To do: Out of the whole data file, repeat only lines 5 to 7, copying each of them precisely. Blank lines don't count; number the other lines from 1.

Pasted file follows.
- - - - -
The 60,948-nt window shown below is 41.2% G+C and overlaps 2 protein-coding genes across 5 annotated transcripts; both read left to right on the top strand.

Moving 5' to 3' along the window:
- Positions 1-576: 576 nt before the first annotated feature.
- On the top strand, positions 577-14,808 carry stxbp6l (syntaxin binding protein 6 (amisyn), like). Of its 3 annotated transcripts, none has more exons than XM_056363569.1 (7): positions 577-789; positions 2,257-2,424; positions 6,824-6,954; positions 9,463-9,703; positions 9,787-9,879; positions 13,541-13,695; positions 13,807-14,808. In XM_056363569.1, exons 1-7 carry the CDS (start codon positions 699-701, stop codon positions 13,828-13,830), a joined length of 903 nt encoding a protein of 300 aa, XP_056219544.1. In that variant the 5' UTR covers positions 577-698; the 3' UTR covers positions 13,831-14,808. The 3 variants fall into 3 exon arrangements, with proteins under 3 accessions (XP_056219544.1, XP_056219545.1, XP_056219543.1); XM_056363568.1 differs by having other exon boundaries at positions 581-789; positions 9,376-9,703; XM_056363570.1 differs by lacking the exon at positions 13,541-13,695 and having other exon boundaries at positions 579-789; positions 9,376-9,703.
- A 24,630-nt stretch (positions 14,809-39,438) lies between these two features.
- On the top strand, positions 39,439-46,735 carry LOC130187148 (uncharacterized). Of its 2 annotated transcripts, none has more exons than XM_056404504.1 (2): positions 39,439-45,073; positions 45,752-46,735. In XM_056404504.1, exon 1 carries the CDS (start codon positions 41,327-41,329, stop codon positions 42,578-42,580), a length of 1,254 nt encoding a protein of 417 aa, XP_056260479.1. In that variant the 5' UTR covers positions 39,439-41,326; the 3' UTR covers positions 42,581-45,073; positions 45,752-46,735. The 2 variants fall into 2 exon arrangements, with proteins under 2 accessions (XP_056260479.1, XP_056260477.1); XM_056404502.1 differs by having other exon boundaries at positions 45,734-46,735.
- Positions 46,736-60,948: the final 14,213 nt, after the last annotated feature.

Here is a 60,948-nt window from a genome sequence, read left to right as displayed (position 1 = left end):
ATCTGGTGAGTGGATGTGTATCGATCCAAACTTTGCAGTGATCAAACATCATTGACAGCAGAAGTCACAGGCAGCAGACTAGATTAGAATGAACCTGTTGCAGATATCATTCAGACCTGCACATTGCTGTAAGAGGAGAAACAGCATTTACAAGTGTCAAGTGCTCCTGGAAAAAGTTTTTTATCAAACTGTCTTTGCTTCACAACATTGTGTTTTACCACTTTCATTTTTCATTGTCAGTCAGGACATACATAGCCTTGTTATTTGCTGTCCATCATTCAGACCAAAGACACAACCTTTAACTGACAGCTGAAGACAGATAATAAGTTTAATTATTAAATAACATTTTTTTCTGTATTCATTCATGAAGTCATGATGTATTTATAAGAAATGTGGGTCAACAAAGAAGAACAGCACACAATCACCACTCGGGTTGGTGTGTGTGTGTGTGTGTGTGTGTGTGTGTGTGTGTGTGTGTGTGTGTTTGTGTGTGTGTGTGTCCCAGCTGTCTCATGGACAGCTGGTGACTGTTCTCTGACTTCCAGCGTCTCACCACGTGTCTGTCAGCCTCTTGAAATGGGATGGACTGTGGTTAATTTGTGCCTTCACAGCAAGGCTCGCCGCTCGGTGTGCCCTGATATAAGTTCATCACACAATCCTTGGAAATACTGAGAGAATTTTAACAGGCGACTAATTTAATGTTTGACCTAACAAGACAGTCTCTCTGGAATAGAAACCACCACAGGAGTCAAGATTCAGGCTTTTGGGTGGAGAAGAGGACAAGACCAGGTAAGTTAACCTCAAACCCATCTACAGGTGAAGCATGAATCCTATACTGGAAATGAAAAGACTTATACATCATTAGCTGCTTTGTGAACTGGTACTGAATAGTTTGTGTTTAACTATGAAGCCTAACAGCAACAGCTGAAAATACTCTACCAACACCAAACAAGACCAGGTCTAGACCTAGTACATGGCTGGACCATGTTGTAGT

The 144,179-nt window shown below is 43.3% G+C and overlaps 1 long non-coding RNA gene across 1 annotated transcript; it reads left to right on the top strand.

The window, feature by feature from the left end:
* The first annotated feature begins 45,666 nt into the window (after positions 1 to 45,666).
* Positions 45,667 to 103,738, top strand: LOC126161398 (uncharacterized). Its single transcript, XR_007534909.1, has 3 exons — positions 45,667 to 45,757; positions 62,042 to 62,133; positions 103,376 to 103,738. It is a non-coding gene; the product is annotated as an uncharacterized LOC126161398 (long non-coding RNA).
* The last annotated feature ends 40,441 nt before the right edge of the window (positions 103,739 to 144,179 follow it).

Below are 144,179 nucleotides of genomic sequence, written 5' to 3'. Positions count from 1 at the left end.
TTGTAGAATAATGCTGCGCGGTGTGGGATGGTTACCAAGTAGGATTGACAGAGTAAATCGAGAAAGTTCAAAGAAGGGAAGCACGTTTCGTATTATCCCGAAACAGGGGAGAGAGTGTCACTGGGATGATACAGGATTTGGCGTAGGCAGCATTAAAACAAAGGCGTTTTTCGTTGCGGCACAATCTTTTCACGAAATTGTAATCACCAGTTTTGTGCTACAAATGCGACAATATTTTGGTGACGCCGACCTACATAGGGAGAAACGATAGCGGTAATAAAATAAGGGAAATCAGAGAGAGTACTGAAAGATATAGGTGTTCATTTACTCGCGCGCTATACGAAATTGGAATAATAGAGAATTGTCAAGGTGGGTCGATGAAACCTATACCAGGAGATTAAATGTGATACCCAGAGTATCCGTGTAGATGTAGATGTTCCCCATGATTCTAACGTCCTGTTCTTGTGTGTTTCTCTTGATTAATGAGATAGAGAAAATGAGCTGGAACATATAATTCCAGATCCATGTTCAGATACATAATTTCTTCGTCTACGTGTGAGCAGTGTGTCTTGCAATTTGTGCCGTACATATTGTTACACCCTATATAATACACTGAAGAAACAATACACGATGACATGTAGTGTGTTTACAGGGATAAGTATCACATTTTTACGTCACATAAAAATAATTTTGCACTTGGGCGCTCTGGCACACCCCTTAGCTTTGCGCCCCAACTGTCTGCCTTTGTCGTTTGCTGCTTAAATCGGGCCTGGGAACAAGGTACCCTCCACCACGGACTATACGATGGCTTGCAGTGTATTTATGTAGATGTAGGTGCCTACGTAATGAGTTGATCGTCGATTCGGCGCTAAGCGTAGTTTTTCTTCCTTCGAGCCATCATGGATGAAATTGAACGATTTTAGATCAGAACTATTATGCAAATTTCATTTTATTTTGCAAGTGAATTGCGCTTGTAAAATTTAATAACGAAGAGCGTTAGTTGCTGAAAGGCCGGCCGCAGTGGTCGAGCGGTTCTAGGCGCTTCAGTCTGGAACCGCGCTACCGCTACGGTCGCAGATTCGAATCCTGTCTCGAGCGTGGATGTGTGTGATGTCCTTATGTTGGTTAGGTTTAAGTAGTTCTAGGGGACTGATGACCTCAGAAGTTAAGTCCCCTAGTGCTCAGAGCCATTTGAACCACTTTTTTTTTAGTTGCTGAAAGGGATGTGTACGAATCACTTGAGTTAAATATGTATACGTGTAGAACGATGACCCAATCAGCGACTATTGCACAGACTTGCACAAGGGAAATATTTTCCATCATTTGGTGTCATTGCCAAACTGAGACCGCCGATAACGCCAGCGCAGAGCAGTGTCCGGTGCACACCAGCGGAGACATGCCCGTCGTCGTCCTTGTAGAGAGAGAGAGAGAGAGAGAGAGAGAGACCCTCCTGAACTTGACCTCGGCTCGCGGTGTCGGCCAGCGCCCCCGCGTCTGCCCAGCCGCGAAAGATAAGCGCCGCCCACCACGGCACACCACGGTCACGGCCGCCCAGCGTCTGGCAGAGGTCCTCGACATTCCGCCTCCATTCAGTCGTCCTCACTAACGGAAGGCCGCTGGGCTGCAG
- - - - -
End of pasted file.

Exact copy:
- A 24,630-nt stretch (positions 14,809-39,438) lies between these two features.
- On the top strand, positions 39,439-46,735 carry LOC130187148 (uncharacterized). Of its 2 annotated transcripts, none has more exons than XM_056404504.1 (2): positions 39,439-45,073; positions 45,752-46,735. In XM_056404504.1, exon 1 carries the CDS (start codon positions 41,327-41,329, stop codon positions 42,578-42,580), a length of 1,254 nt encoding a protein of 417 aa, XP_056260479.1. In that variant the 5' UTR covers positions 39,439-41,326; the 3' UTR covers positions 42,581-45,073; positions 45,752-46,735. The 2 variants fall into 2 exon arrangements, with proteins under 2 accessions (XP_056260479.1, XP_056260477.1); XM_056404502.1 differs by having other exon boundaries at positions 45,734-46,735.
- Positions 46,736-60,948: the final 14,213 nt, after the last annotated feature.